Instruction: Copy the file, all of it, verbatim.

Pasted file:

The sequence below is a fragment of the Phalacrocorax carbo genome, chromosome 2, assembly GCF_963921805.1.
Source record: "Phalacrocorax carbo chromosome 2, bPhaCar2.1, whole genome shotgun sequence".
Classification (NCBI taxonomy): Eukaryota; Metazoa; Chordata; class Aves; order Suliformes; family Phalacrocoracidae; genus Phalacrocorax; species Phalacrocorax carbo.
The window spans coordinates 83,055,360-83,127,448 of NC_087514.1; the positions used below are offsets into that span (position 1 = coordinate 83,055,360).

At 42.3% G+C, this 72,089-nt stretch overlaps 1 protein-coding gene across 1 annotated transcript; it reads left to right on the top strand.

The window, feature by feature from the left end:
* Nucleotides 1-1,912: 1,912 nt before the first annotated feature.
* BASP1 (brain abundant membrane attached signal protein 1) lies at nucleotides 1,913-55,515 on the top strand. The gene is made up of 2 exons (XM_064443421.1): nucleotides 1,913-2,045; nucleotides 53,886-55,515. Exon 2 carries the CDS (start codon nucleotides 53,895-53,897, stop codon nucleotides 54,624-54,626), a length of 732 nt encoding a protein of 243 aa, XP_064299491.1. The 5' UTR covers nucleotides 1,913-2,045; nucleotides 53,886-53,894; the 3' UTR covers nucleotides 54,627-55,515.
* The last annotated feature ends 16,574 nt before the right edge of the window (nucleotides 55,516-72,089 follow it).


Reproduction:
The sequence below is a fragment of the Phalacrocorax carbo genome, chromosome 2, assembly GCF_963921805.1.
Source record: "Phalacrocorax carbo chromosome 2, bPhaCar2.1, whole genome shotgun sequence".
Classification (NCBI taxonomy): Eukaryota; Metazoa; Chordata; class Aves; order Suliformes; family Phalacrocoracidae; genus Phalacrocorax; species Phalacrocorax carbo.
The window spans coordinates 83,055,360-83,127,448 of NC_087514.1; the positions used below are offsets into that span (position 1 = coordinate 83,055,360).

At 42.3% G+C, this 72,089-nt stretch overlaps 1 protein-coding gene across 1 annotated transcript; it reads left to right on the top strand.

The window, feature by feature from the left end:
* Nucleotides 1-1,912: 1,912 nt before the first annotated feature.
* BASP1 (brain abundant membrane attached signal protein 1) lies at nucleotides 1,913-55,515 on the top strand. The gene is made up of 2 exons (XM_064443421.1): nucleotides 1,913-2,045; nucleotides 53,886-55,515. Exon 2 carries the CDS (start codon nucleotides 53,895-53,897, stop codon nucleotides 54,624-54,626), a length of 732 nt encoding a protein of 243 aa, XP_064299491.1. The 5' UTR covers nucleotides 1,913-2,045; nucleotides 53,886-53,894; the 3' UTR covers nucleotides 54,627-55,515.
* The last annotated feature ends 16,574 nt before the right edge of the window (nucleotides 55,516-72,089 follow it).